If Looks Could Kill, Then Death Would Be My Name
A Retrospective of Bruiser
Between the years 1993 and 2000, Romero was not forgotten, though he was on a unwanted hiatus at that time. In spite of a few box office flops, he didn’t stop trying to get back into the horror scene.
During that hiatus, projects he was attached to, such as Resident Evil, The Mummy, and The Stand, were stuck in development hell. Unfortunately, for Romero, none of these projects came to fruition; instead they went to other directors who had great success with them at the box office. After a few failed attempts he made a film, but to this day it hasn’t received the recognition it deserves.
Bruiser is a horror story about dignity and pride. Henry Creedlow is a man that doesn’t want to fall short of his expectations. He tries his hardest for his wife, boss, and friends on a consistent basis. Henry is a good guy and people know tha. However, they always take advantage of him . One day, Henry wakes up and realizes that his face is gone and replaced with a white canvas. No texture, no structure, it’s just white. Nothing. It’s more than his face that’s gone, it’s his identity, too. Henry soon realizes that the only way to regain everything back is to make the wrong things right and finally stand up for himself. Once he does that, he regains his pride, well-being, and his identity back. It will just take a few deaths to achieve this status.
In 2000, Bruiser was released but it suffered horribly due to the fact that it lacked promotion and was only released in Canada at the time. By the time it got to the states, it was pirated and being sold illegally at conventions throughout the world. Sadly, by the time it had a wide release, it was a too late and this marked another failure for Romero. Even when torrenting wasn’t around, bootlegging VHS and DVD’s were the main source of trading among horror enthusiasts and this is a prime example on how these types of things can harm a film.
In 2002, Bruiser was widely released on VHS and DVD and could be found at most retailers and rental stores. After it’s release in the US, the film still suffered with the majority of the people looking at the cover and thinking it was another ripoff of Halloween because of the white mask on the front. Early 2000’s weren’t the best times for DTV (Direct-To-Video) flicks anyway and most big rental stores only received one or two copies on DVD and maybe one copy of a VHS tape.
Long story short, Bruiser was at the wrong place at the wrong time.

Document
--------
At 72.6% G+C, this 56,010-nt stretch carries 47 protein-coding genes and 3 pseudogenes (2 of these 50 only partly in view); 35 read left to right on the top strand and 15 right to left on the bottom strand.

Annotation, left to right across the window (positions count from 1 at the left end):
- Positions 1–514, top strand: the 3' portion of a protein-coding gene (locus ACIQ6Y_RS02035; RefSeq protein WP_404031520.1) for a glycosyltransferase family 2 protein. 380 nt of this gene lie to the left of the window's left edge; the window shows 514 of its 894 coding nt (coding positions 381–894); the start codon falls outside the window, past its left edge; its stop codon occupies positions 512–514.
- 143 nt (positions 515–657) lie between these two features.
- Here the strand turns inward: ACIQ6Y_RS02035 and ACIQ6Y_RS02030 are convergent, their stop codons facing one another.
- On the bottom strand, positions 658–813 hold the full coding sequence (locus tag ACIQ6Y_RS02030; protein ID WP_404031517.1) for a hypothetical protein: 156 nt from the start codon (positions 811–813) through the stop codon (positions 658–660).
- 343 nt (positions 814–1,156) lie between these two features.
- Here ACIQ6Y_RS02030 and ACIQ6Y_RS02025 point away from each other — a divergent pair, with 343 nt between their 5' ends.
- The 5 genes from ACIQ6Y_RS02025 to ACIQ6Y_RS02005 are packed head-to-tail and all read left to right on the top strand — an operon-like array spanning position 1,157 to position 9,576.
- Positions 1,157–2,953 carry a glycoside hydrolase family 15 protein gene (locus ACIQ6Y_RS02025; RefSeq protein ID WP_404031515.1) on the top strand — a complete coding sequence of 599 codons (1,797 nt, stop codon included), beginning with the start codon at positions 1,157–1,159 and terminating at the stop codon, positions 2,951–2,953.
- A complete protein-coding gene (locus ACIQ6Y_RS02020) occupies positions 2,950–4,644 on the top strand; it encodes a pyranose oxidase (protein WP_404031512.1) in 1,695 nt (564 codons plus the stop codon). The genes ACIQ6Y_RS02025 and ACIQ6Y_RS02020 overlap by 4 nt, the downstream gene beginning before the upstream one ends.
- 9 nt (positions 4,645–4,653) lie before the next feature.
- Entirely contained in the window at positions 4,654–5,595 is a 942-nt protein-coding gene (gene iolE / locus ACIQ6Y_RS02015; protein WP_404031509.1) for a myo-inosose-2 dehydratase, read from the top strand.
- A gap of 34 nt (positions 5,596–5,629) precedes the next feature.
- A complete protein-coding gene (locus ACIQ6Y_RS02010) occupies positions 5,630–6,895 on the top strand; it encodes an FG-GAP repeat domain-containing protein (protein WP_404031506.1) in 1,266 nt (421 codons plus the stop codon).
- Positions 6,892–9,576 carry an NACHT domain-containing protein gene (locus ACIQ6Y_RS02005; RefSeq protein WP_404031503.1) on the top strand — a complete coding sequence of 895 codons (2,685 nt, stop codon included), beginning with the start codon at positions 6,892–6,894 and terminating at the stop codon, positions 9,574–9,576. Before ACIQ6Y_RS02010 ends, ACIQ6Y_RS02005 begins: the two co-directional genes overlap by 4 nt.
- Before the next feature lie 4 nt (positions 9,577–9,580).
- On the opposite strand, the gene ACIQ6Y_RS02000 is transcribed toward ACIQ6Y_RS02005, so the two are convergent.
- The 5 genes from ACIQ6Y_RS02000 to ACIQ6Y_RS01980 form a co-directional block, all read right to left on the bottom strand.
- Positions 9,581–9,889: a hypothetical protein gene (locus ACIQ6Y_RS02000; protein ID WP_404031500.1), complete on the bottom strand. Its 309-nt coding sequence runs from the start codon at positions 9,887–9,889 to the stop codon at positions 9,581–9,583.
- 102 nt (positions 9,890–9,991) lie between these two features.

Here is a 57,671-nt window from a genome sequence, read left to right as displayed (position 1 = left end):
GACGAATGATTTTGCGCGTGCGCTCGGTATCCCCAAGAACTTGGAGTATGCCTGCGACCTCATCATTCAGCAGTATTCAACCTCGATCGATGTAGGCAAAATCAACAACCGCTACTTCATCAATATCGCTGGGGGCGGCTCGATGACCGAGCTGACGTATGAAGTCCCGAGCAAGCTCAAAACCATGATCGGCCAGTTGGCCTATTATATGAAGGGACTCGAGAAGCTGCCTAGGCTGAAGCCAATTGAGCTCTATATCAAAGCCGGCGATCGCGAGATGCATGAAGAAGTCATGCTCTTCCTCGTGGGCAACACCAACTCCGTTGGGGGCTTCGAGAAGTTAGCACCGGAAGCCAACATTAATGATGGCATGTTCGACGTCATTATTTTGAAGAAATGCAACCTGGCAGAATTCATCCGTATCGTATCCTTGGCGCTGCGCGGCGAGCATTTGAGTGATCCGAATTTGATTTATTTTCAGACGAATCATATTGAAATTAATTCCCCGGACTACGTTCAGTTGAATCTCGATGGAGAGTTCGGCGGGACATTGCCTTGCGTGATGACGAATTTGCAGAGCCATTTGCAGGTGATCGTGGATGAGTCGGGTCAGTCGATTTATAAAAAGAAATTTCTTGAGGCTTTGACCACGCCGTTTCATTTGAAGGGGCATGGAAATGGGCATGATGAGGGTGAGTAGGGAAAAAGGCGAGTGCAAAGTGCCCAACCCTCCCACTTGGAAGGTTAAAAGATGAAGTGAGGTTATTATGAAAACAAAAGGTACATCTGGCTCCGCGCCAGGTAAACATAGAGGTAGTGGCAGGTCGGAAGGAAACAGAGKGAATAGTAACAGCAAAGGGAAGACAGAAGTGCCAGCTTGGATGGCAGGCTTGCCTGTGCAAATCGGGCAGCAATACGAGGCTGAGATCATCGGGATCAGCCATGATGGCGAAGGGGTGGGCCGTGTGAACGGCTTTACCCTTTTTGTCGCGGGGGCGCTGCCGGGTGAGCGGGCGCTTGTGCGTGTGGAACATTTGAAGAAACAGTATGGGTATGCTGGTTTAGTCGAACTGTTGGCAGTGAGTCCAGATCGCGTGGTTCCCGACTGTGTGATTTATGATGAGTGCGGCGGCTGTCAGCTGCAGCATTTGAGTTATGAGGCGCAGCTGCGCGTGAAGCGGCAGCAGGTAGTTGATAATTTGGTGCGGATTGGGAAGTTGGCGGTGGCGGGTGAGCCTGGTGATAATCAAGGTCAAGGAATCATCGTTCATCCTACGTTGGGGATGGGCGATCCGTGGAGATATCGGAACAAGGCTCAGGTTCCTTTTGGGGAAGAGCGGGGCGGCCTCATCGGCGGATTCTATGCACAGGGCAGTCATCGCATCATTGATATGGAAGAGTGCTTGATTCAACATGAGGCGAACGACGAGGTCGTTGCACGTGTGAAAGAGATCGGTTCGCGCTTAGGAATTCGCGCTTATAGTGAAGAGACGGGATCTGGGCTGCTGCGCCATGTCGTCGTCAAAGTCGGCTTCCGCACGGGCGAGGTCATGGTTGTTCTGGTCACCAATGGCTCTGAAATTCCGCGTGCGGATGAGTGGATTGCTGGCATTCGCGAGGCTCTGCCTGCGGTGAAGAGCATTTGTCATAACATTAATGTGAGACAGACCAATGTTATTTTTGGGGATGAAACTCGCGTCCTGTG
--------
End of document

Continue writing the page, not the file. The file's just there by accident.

A lot of little films like this suffered during this time and didn’t really get noticed until later in life and some even achieved cult status later down the line. We didn’t have Redbox or Netflix, so a ton of little indies just collected dust on shelves.
Bruiser was a surprise because most directors that have a “rebirth” after their career has died down, their films aren’t that great or don’t even generate any positive buzz. Romero never changed as a filmmaker though. Even with Bruiser it points back to Romero and his social commentary that he weaves into his films. Just like Night Of The Living Dead, Dawn Of The Dead, Day Of The Dead and even continued in Land Of The Dead; Romero has something to say about the world and the people in it through his films. Bruiser tackles more of a society aspect as a whole and what it can do to a person. It’s not a supernatural aspect when the white face appears on our lead character. There is something to be said about what happens to him and I think a lot of people missed that point and still do.
Most of Romero’s films are outstanding and he knows how to blend real life into horror which I’ve always found interesting. Deep down, that’s the real horror. Not the zombies, the monkey, the white face, or the wannabe vampire; it’s the people surrounding those that’s in the film that the real horror lies.
Romero creates one of the most memorable and likable “villains” in the horror genre. When is the last time you truly cared for the killer? Someone that you want to see win when they are murdering their friends and family? Bruiser is one of those films that won’t leave you because it’s so unique. People may look at the film and see it as a revenge slasher but it’s a lot more than that once you scrape off the surface.
Not only does the film have an interesting plot, but also have original music by The Misfits and a special appearance by them as well. Jason Flemyng is another treat in the film. Jason has been in the industry for a while playing bit parts here and there but never getting that lead role and he lets it shine with this character and shows that he can carry a film by himself. The surrounding cast is great as well but more importantly the detective is played by horror veteran, Tom Atkins.
George made an amazing film that is undervalued even to the most hardcore horror fans and it’s time that Henry Creedlow gets the attention he deserved.